I know it’s been a while since your comment, but how do you add the plantain? Do you infuse it along with the jewelweed?

      • Seth says:

        The plantain can be infused along with the jewelweed. Typically we do ours separately, as we make other salves that call for just infused plantain oil but it’s fine to infuse herbs together as the basic process is the same.

  5. Melody says:

    Why is my jewel weed oil separating from the coconut oil and beeswax after pouring? And can I fix this problem

    • Seth says:

      We’ve never had any of the ingredients in this salve separate so I’m not sure what to suggest. I’d recommend giving it another whirl, checking all ingredients carefully and making sure that nothing is left out.

  6. Dayna Lovell says:

    So thankful for this information and how-to. I’m up to my ears in jewelweed. It used to grow only along a swampy area on the edge of our property. It;s been a wet year, so we have it everywhere! Sorry I didn’t do my research earlier as I have pulled, bagged, and tossed a lot of it. There is still so much. I will be making salve. Thanks, everyone.

  7. Sherry says:

    Someone told me about Jewelweed and Chamomile. Would that be a good combination for poison ivy and/or bug bites & bee stings?

    • Seth says:

      I haven’t heard of chamomile being used for bites and stings but it is a good anti-inflammatory and would likely be a good choice. A lot of the fun in making your own salves is experimenting and seeing if you like the results so I’d say go for it.

  8. Sherry says:

    P.S. and would you do one cup of each, or would that reduce the effectiveness of the Jewelweed on poison ivy?

  9. Rita McCartt-Kordon says:

    Came upon your site & your great recipe just today! (August 7, 2017! I’m excited to try this recipe with the plantain added. I was trying to find out which parts of the Jewelweed to use. Could you extract the oils by heating the carrier oil, pouring over the plant materials and letting this sit for several days to a week or so? Just wondered.

    • Seth says:

      We’ve got details in the recipe about our recommended way of infusing the jewelweed, which is the method that’s worked best for us.

    • Seth says:

      Natural preservatives such as vitamin E oil and some essential oils can definitely help extend shelf life but they’re not true preservatives. For this recipe, the biggest issue with rancidity and mold is working with the fresh jewelweed, which can be tricky to infuse and strain off quickly.

  10. Kristy says:

    How much does this recipe make? Also, if you use fractions coconut oil instead of regular, I assume consistency will be dramatically different?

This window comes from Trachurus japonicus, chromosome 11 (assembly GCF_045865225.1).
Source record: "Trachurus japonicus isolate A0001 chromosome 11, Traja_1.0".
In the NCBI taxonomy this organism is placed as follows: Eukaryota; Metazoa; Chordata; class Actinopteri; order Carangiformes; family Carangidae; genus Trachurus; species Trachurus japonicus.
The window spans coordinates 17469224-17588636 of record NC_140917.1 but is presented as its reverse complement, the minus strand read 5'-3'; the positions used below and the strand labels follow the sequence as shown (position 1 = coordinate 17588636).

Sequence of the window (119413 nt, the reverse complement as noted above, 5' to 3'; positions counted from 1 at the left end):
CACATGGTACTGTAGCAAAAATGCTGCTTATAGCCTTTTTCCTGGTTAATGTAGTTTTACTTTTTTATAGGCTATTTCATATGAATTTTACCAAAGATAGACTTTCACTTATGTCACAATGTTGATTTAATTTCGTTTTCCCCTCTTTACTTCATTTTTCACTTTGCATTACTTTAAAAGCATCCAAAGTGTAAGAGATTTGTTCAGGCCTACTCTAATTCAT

• Seth says:

      We’ve just updated this recipe and this one makes 2-3 small jars of salve depending on the size of container used. Using fractionated coconut oil would give you a very different consistency, yes.

  11. Corrine says:

    How long would you do a solar infusion instead of stovetop method? Would you recommend drying a bit to remove some moisture or should covering completely with carrier oil and infusing for 30 days then straining be okay? Thank you, I’ve always been hesitant to use jewelweed in salves because it seems (to me) delicate and like it wants to be used fresh.

    • Seth says:

      Jewelweed is different than most herbs as its oily nature makes drying and using it later very difficult. We always use fresh jewelweed and I wouldn’t solar infuse for more than 24 hours, as infusing for longer than that with fresh, oily herbs can lead to mold and rancidity.

      Dried herbs such as dried plantain or calendula are totally different, as we’ve infused them for months with no issues as far as mold or rancidity. We’ve tried drying jewelweed first in a dehydrator but never had much success so we go with a very short infusion time for it and only use fresh jewelweed.

    • Seth says:

      We’ve just updated this guide with a slightly modified recipe that now lists all ingredients by ounces, so hopefully that’l help.

  12. Stuart Henderson says:

    We have a huge crop of Jewell Weed and I have used it for years. I just crushed it up and rubbed it on the affected areas. Can I freez the excess, if so how would you recommend? Thanks in advance

  13. Holly says:

    I’ve a made jewel weed liquid that I’ve frozen in ice cube trays that are very effective in healing poison ivy rashes. Put about 2 cups chopped jewel weed into a Vita Mix or blender with a small amount of water, to cover the blades. Liquefy then strain liquid through a cheese cloth. Freeze in ice cube tray. My friend had a horrible oozing . She rubbed a cube onto the rash. Next day the rash had dried up. The Jewel weed cubes I had given her were several years old.